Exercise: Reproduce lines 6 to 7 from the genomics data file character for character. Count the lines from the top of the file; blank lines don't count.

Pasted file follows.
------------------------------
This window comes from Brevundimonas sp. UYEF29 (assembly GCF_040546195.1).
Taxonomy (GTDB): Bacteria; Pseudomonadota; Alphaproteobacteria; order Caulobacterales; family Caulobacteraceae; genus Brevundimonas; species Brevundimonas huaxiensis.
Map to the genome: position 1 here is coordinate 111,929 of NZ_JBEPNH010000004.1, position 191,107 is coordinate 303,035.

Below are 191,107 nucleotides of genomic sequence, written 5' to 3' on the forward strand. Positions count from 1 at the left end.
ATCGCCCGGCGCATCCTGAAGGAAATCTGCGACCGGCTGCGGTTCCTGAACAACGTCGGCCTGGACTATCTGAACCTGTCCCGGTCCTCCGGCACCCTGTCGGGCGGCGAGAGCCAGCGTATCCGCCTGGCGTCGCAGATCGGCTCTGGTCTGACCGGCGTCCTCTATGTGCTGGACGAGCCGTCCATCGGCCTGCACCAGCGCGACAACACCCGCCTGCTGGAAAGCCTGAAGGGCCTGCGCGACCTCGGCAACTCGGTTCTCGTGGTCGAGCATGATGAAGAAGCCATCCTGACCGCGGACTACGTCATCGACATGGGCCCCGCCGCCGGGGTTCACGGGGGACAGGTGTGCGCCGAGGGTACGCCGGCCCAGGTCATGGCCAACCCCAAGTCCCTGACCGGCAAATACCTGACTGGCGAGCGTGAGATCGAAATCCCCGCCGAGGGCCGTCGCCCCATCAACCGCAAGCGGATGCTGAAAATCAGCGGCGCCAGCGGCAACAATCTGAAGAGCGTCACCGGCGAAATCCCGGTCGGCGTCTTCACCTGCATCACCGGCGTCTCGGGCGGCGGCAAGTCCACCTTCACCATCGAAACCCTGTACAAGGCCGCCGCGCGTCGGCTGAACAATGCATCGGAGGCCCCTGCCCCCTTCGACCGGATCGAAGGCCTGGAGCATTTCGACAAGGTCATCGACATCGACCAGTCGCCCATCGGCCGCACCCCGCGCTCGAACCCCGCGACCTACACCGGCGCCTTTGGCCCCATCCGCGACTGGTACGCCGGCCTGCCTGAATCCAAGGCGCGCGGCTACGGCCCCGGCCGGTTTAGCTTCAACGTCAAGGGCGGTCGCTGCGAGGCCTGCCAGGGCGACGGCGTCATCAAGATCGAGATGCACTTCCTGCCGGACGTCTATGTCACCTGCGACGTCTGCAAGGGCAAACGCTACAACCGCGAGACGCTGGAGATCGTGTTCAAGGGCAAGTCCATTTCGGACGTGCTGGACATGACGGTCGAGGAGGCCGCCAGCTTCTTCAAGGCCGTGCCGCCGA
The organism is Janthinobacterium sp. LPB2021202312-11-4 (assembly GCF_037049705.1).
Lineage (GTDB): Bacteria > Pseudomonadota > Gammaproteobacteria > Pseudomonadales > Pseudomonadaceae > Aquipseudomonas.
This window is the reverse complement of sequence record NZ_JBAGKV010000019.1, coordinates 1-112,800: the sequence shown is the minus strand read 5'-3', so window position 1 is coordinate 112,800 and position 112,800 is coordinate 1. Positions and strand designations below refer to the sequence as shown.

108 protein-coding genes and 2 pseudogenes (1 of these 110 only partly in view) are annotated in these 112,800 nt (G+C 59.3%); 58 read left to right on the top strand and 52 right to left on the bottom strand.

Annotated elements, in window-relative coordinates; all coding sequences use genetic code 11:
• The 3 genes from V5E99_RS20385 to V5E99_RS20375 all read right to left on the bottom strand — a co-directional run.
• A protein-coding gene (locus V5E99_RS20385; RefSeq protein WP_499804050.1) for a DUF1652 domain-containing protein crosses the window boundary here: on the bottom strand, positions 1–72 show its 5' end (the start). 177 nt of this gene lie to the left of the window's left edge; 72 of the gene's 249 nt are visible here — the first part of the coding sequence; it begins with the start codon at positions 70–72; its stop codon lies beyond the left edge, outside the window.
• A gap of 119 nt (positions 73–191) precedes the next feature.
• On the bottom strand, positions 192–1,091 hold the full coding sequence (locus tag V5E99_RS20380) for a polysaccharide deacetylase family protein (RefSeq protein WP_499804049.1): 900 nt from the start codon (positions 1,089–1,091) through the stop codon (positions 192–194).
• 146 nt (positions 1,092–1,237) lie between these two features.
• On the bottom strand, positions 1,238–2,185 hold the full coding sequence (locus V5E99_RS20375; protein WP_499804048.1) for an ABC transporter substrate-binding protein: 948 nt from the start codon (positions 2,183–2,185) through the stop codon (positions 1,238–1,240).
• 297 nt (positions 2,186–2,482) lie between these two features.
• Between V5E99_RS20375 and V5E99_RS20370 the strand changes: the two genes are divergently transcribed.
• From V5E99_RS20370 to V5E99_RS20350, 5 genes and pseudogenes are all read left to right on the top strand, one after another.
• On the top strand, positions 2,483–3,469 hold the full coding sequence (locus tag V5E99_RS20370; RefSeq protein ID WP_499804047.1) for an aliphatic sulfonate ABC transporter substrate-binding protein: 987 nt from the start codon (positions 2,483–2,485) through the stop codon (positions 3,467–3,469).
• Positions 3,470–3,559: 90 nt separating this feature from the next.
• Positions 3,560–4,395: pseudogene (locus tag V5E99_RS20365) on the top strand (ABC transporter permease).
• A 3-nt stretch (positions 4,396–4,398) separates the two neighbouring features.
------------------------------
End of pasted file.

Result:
The organism is Janthinobacterium sp. LPB2021202312-11-4 (assembly GCF_037049705.1).
Lineage (GTDB): Bacteria > Pseudomonadota > Gammaproteobacteria > Pseudomonadales > Pseudomonadaceae > Aquipseudomonas.